Sitting pretty on the Plains of San Agustin, two hours outside of Albuquerque, is the Karl G. Jansky Very Large Array (VLA). 

What on Earth is that you might wonder? Let me tell ya: a series of 27 enormous white radio antennas arranged in a huge Y-shape. It’s pretty creepy.

Each dish is 82 feet in diameter, and its function is to examine the cosmos for data on black holes, supernovae and even the search for alien lifeforms. You can take a walk amongst the towering builds, stop by the visitor centre for exciting facts or go on a guided tour if you’re keen to learn more.

Near sunset and sunrise, the shadows these monsters cast are a mile long, and it makes for a pretty impressive Instagram image — just saying.  

See the Gila Cliff Dwellings National Monument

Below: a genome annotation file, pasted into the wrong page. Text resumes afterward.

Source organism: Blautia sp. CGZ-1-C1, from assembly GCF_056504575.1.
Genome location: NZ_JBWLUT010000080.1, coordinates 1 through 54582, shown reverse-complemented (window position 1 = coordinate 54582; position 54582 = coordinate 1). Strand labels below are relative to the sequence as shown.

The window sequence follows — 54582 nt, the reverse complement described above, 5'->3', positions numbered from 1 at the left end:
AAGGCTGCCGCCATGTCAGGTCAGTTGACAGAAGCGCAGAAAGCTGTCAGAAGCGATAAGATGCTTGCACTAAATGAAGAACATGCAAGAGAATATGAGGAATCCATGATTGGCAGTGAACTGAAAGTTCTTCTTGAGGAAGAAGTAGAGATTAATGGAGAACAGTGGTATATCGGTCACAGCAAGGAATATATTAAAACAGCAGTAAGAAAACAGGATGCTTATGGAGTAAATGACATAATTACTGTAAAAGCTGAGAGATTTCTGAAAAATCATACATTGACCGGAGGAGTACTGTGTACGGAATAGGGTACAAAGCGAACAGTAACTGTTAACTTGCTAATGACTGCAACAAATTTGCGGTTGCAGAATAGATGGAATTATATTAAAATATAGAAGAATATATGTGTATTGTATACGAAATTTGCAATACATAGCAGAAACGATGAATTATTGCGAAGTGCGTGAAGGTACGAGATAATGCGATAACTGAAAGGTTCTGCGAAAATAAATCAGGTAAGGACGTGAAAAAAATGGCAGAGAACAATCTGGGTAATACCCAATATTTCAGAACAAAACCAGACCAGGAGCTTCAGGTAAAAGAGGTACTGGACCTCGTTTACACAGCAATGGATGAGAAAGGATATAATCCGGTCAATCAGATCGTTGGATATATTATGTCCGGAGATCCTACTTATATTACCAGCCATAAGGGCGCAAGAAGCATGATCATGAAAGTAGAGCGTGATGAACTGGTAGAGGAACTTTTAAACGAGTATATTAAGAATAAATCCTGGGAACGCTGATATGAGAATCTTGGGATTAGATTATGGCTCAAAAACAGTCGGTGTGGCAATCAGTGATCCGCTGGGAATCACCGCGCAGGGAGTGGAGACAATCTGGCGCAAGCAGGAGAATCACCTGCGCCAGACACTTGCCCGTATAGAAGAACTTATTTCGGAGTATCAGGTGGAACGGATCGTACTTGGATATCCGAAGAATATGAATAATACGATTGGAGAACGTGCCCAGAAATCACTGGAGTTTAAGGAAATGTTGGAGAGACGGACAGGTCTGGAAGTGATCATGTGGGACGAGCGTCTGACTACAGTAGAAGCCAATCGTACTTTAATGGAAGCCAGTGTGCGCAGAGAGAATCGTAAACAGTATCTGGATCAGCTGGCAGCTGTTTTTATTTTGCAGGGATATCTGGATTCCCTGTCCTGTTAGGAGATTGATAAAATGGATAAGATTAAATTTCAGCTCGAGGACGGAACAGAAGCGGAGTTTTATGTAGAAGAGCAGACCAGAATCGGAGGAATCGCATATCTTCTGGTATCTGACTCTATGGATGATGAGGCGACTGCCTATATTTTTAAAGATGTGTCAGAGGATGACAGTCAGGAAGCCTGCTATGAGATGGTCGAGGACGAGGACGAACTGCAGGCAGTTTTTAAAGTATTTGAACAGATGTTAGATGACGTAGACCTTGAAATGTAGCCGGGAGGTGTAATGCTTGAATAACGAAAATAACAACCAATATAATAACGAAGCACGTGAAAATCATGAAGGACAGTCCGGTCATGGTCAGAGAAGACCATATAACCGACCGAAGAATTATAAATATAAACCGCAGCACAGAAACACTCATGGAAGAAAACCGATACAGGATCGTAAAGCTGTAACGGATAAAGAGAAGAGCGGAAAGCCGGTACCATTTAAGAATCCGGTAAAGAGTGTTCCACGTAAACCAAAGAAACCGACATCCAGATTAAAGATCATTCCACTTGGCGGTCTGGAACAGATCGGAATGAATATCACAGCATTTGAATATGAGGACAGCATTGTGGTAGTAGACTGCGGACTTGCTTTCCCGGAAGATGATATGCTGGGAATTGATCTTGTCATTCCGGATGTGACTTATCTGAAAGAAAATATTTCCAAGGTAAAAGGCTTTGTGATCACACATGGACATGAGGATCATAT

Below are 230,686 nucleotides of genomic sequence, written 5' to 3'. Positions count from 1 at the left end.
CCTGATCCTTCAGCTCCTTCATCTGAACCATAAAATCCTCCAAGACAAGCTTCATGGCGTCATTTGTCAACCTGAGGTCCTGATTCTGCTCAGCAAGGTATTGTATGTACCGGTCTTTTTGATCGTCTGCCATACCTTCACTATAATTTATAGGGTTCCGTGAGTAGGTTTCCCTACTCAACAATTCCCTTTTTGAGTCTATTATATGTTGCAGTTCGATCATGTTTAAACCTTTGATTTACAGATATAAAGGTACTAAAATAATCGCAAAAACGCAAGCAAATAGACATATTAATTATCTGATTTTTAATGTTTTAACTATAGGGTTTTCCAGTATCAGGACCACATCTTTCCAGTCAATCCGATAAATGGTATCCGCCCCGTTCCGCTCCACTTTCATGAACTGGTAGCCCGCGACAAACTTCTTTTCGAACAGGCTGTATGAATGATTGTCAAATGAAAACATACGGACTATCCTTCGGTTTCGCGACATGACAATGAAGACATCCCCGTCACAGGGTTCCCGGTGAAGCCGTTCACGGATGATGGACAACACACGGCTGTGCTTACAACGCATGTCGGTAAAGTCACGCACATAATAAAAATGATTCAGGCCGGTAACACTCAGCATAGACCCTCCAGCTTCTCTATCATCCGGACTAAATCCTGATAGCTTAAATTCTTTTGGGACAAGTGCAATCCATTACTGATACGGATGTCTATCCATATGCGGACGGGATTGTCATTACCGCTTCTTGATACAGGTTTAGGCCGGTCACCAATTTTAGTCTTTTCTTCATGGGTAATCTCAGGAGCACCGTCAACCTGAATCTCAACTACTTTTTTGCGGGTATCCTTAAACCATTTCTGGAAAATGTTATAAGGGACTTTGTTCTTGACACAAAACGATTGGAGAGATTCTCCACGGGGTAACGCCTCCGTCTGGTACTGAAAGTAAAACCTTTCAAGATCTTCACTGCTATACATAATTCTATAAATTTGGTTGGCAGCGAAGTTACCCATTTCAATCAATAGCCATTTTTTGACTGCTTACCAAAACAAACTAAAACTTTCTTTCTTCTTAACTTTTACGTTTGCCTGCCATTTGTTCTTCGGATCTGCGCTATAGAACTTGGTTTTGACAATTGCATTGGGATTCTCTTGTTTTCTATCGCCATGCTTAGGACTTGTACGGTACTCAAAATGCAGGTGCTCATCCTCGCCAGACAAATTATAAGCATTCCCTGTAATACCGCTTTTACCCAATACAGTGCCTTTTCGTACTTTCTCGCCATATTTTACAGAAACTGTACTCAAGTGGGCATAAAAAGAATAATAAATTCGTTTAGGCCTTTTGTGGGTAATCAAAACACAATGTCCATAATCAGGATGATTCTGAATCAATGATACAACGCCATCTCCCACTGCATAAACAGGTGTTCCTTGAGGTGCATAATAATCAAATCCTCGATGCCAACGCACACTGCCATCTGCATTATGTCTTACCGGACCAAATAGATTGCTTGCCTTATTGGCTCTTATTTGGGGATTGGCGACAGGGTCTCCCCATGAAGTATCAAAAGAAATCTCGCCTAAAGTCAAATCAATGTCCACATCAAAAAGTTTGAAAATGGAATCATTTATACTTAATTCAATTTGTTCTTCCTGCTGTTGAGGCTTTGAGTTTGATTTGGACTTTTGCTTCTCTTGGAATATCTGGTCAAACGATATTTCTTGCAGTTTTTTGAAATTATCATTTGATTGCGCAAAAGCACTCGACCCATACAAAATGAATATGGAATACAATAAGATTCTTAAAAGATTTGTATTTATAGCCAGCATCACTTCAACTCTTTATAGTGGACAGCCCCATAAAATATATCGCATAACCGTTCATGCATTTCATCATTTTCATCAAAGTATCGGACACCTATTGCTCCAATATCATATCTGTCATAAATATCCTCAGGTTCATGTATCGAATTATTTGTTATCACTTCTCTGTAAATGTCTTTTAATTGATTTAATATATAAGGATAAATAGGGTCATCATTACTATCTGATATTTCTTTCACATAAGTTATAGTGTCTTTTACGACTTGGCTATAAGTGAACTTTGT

Gila Cliff Dwellings National Monument

Looking for cool things to do in New Mexico? Head for the Gila Cliff Dwellings. 

It feels like the set of an Indiana Jones film with 42 rooms crumbled by time built into the cliff face. The original architects were the Mogollon Native Americans, and they built these dwellings around 1200 AD. 

There’s a museum at the park where you can learn more about Mogollon culture as well as the natural history of the place. 

You can also tour the cliff dwellings, but just a heads up: tours start at the dwellings themselves and not at the trailhead. So plan to walk for about 30 minutes before the start of your tour.

Stop by the Billy the Kid Museum

Billy the Kid Museum

Fancy exploring the Old Wild West and one of its greatest legends? Venture to the Billy the Kid Museum in the town of Fort Sumner. This is the town where infamous outlaw Billy rests in peace after being shot and killed at the age of 21 by Sheriff Pat Garrett near the Fort Sumner State Monument.